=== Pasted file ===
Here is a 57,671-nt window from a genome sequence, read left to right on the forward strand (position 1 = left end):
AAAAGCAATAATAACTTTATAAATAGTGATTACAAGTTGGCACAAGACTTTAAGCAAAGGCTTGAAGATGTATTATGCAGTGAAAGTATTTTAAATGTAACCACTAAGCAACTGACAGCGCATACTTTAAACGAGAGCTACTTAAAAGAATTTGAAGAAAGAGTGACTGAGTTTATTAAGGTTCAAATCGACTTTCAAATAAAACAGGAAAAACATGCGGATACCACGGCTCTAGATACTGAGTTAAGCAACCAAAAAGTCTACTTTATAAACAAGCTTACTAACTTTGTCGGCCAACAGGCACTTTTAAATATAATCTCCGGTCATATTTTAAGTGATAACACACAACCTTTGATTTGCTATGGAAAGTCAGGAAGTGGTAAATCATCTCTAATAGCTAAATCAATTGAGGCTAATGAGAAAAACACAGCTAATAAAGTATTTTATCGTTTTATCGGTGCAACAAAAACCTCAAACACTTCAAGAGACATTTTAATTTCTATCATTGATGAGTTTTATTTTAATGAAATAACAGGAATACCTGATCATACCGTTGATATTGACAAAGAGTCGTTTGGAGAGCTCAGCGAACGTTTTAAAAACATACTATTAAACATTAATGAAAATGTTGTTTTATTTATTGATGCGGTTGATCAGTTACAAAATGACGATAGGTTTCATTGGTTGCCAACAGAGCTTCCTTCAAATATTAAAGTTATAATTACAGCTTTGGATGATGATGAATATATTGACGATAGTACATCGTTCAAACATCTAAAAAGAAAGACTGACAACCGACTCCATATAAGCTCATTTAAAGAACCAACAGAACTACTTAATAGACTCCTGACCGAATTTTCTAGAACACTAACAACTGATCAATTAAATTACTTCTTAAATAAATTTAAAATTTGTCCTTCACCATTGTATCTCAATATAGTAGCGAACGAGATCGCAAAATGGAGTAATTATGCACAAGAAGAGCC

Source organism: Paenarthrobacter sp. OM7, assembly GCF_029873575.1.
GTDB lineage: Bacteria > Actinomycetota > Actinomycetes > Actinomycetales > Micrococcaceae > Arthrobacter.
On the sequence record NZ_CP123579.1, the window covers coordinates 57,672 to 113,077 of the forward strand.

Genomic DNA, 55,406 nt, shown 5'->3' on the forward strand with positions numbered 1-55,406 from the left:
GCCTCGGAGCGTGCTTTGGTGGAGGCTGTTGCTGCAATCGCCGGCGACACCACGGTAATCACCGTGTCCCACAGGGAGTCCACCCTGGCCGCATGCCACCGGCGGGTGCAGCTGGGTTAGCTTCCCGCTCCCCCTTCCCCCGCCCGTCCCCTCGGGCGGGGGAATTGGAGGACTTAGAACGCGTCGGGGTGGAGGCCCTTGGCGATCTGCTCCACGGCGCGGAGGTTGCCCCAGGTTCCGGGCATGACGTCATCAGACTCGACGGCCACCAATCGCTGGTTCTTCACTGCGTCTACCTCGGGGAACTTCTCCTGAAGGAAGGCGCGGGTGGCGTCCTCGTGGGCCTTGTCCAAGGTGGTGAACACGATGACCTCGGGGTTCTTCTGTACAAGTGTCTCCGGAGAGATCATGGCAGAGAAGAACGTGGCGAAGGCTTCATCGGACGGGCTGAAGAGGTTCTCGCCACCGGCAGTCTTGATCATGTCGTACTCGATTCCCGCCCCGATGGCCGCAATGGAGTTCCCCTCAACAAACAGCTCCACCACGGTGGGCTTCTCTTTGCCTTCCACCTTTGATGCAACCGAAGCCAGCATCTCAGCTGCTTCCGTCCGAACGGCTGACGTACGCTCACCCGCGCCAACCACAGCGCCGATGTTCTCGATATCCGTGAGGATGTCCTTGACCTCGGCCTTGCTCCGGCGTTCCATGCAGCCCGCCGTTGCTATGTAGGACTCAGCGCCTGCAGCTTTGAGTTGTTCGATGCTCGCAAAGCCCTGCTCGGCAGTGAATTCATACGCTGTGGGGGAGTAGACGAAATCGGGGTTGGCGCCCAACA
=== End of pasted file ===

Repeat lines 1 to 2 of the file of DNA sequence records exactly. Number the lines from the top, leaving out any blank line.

Here is a 57,671-nt window from a genome sequence, read left to right on the forward strand (position 1 = left end):
AAAAGCAATAATAACTTTATAAATAGTGATTACAAGTTGGCACAAGACTTTAAGCAAAGGCTTGAAGATGTATTATGCAGTGAAAGTATTTTAAATGTAACCACTAAGCAACTGACAGCGCATACTTTAAACGAGAGCTACTTAAAAGAATTTGAAGAAAGAGTGACTGAGTTTATTAAGGTTCAAATCGACTTTCAAATAAAACAGGAAAAACATGCGGATACCACGGCTCTAGATACTGAGTTAAGCAACCAAAAAGTCTACTTTATAAACAAGCTTACTAACTTTGTCGGCCAACAGGCACTTTTAAATATAATCTCCGGTCATATTTTAAGTGATAACACACAACCTTTGATTTGCTATGGAAAGTCAGGAAGTGGTAAATCATCTCTAATAGCTAAATCAATTGAGGCTAATGAGAAAAACACAGCTAATAAAGTATTTTATCGTTTTATCGGTGCAACAAAAACCTCAAACACTTCAAGAGACATTTTAATTTCTATCATTGATGAGTTTTATTTTAATGAAATAACAGGAATACCTGATCATACCGTTGATATTGACAAAGAGTCGTTTGGAGAGCTCAGCGAACGTTTTAAAAACATACTATTAAACATTAATGAAAATGTTGTTTTATTTATTGATGCGGTTGATCAGTTACAAAATGACGATAGGTTTCATTGGTTGCCAACAGAGCTTCCTTCAAATATTAAAGTTATAATTACAGCTTTGGATGATGATGAATATATTGACGATAGTACATCGTTCAAACATCTAAAAAGAAAGACTGACAACCGACTCCATATAAGCTCATTTAAAGAACCAACAGAACTACTTAATAGACTCCTGACCGAATTTTCTAGAACACTAACAACTGATCAATTAAATTACTTCTTAAATAAATTTAAAATTTGTCCTTCACCATTGTATCTCAATATAGTAGCGAACGAGATCGCAAAATGGAGTAATTATGCACAAGAAGAGCC